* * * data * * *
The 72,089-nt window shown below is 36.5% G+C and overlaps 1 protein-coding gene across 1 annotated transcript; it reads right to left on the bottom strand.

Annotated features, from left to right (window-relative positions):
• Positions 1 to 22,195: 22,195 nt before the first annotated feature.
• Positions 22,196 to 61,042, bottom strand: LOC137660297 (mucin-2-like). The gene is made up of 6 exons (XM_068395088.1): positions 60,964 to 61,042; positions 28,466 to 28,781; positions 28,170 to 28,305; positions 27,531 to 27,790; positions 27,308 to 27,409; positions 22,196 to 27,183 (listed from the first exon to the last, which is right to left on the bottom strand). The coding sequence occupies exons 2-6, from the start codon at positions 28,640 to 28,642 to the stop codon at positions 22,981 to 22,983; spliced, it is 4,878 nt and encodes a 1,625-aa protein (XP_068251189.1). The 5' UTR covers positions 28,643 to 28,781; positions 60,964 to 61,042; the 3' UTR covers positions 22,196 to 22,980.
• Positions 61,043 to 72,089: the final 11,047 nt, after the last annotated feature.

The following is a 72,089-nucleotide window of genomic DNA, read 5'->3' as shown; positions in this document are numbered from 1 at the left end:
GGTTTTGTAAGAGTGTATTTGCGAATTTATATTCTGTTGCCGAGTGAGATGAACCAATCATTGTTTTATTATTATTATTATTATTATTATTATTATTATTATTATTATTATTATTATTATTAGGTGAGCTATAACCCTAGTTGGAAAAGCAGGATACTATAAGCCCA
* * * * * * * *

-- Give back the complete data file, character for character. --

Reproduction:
The 72,089-nt window shown below is 36.5% G+C and overlaps 1 protein-coding gene across 1 annotated transcript; it reads right to left on the bottom strand.

Annotated features, from left to right (window-relative positions):
• Positions 1 to 22,195: 22,195 nt before the first annotated feature.
• Positions 22,196 to 61,042, bottom strand: LOC137660297 (mucin-2-like). The gene is made up of 6 exons (XM_068395088.1): positions 60,964 to 61,042; positions 28,466 to 28,781; positions 28,170 to 28,305; positions 27,531 to 27,790; positions 27,308 to 27,409; positions 22,196 to 27,183 (listed from the first exon to the last, which is right to left on the bottom strand). The coding sequence occupies exons 2-6, from the start codon at positions 28,640 to 28,642 to the stop codon at positions 22,981 to 22,983; spliced, it is 4,878 nt and encodes a 1,625-aa protein (XP_068251189.1). The 5' UTR covers positions 28,643 to 28,781; positions 60,964 to 61,042; the 3' UTR covers positions 22,196 to 22,980.
• Positions 61,043 to 72,089: the final 11,047 nt, after the last annotated feature.

The following is a 72,089-nucleotide window of genomic DNA, read 5'->3' as shown; positions in this document are numbered from 1 at the left end:
GGTTTTGTAAGAGTGTATTTGCGAATTTATATTCTGTTGCCGAGTGAGATGAACCAATCATTGTTTTATTATTATTATTATTATTATTATTATTATTATTATTATTATTATTATTATTATTAGGTGAGCTATAACCCTAGTTGGAAAAGCAGGATACTATAAGCCCA